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  1. Giving the AI variable behavior and expecting the player to take that into account is good, but there are still intuitive assumptions the game should strive to never violate. I think that for nearly every stealth game out there, the player should be able to believe that they're safe from visual detection so long as they're standing (or crouching) directly behind the observer and can maintain that relative position, just as Thief players expect to be virtually invisible while in a "perfect shadow".
  2. Implementing a constant "blindness cone" extending from their backs does sound to me like the safest way to ensure that "never visible" space from your illustration, I'd be all for that.
  3. For what it's worth, in my testing actual head turns did occasionally get me seen where I'm standing in the videos as well, though they rarely seem to cause anything but low-level alert comments at that distance and light level.
  4. That was my original assumption and I was satisfied with that, but turns out there is quite a range of head movements that can result in the player getting spotted even if they're standing directly behind the AI.
  5. That's fair, they're additions that have evidently added to a fair number of players' experience and that's certainly a good thing. My only personal gripe is the RNG-based risk factor it brings to the game compared to Thief and other games it's inspired. I actively avoid save scumming so I don't like dealing with risk I cannot mitigate through skill, even if it's an objectively low chance that a lantern-carrying guard will randomly look down and catch me crouching right behind him for a second trying to nab his key for a door I can't pick the lock on. I'll keep trying to fiddle with variables to the best of my ability and see if I can find a solution that suits me. I've tried accessing the documentation linked on the wiki (http://bloodgate.com/mirrors/tdm/pub/doc/index.html) but the link seems to be broken.
  6. Yes, I'd make sure to emphasize both the head turning and the more realistic peripheral vision on NPCs (and would support the latter being made toggable), both are significant departures from other stealth-based games I've played. I still object to that being a factor in that particular room since its defined purpose is not even related to detection by sight, that hurts the modular structure of the tutorial and just confuses things for the people it's designed to help.
  7. I don't think there should be any random risk of failure in a tutorial environment, that's where you really want the player to associate failing with making avoidable mistakes. If you as a new player were as unlucky as I was going through that room, you'd assume you'd failed the given task somehow, which is obviously not the intended takeaway if you actually didn't. More broadly, if that added randomized risk is in fact a deliberate deviation from the Thief formula, then that's fair enough. I'm still interested in learning whether it would be possible to change those AI FoV cone dimensions by messing around with variables, and would appreciate help there.
  8. I like randomness to an extent, accounting for NPCs' spontaneous decisions is a welcome part of the challenge for me, so long as there's enough of a window of predictability for the player to work with without having to rely on favorable RNG. NPCs in Dishonored for example often don't have fixed patrol paths, but you can generally expect them to reach a logical point in their walk before deciding what to do next, if they take out a cigarette, you can expect them to just stand there facing their current direction for a while, etc. With the head turning here, though, often there's little a player who's aware of that behavior can do if being in complete darkness is not an option, as in the training room I mentioned above.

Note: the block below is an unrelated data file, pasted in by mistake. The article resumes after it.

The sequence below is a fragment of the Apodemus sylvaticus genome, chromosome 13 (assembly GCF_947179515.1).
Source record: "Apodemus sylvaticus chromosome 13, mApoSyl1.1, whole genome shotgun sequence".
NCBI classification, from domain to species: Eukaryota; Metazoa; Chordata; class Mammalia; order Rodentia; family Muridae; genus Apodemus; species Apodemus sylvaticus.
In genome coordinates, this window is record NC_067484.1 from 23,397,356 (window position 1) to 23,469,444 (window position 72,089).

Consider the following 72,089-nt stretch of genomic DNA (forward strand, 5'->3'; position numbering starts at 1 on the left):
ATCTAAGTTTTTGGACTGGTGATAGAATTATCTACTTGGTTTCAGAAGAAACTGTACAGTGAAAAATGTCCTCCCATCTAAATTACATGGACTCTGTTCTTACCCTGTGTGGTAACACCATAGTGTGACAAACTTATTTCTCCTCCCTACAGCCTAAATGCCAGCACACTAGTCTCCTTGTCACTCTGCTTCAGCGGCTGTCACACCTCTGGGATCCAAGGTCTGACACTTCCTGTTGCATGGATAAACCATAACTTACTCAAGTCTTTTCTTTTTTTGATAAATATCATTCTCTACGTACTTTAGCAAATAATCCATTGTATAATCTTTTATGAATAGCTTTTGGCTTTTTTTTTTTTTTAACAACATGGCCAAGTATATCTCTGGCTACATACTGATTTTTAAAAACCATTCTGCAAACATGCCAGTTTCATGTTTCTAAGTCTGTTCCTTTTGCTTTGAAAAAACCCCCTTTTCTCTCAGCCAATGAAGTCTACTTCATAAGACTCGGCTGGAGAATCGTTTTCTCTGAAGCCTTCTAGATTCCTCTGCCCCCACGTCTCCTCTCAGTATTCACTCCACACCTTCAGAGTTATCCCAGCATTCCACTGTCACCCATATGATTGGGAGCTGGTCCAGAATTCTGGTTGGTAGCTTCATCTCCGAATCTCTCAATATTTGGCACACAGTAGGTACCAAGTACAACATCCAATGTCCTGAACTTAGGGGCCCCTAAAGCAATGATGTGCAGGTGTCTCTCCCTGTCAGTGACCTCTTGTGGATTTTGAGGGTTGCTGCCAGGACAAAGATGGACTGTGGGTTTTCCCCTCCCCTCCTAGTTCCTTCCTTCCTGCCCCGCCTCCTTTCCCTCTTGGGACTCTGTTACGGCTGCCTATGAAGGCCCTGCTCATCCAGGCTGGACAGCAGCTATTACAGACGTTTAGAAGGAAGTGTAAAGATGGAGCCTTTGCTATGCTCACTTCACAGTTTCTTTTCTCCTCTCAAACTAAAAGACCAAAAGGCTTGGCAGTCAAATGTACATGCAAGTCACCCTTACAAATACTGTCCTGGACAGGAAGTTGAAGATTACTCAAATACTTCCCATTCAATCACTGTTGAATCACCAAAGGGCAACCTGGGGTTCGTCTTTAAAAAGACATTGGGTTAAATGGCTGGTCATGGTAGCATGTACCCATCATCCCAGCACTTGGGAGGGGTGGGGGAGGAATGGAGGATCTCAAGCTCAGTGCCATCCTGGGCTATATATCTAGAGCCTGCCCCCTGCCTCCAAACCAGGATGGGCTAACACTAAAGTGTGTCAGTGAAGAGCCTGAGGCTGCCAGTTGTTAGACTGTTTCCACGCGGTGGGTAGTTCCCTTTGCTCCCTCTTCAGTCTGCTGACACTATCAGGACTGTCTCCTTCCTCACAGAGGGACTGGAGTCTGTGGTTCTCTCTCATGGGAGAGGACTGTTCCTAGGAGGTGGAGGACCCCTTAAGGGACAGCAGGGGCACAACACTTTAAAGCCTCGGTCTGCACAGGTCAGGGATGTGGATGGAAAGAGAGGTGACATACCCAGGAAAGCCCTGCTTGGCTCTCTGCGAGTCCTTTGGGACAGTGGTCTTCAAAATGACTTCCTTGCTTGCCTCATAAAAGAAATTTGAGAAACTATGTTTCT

9. Is that something I can do as a player? The AI Vision setting from the difficulty menu doesn't seem to affect the dimensions of the cone based on my testing and the "showfov" command.
  10. I see the case for realism, but the existing combination of random head turns and guards' peripheral vision makes it so that the player's success in some cases is dependent on a real element of luck alongside skill, which I think detracts from the experience and can cause confusion regarding what, if anything, the player did wrong. I first noticed this issue in the official training mission, in the room that has you creeping on top of a metal grate. If you're not lucky approaching the door to the next room the guard can turn his head far enough to the left as part of his idle behavior that he'll be able to see you no matter what, causing detection in a room where you're clearly intended to succeed so long as you're being quiet and careful. Personally I'd be in favor of changing AIs' vision cones to be much narrower whenever they're facing any direction other than straight ahead. That'd solve the problem while preserving the wealth of animations and realistic movement.
  11. Is there a way to optionally disable AIs' head turning animations? In the Thief games you could rely on AIs never spotting you right behind them since they always looked straight ahead, but in TDM it's quite possible for them to catch sight of you because they decided to turn to face the floor and caught you in their vision cones. Makes the process of pickpocketing or blackjacking more luck-based than I feel it should be.
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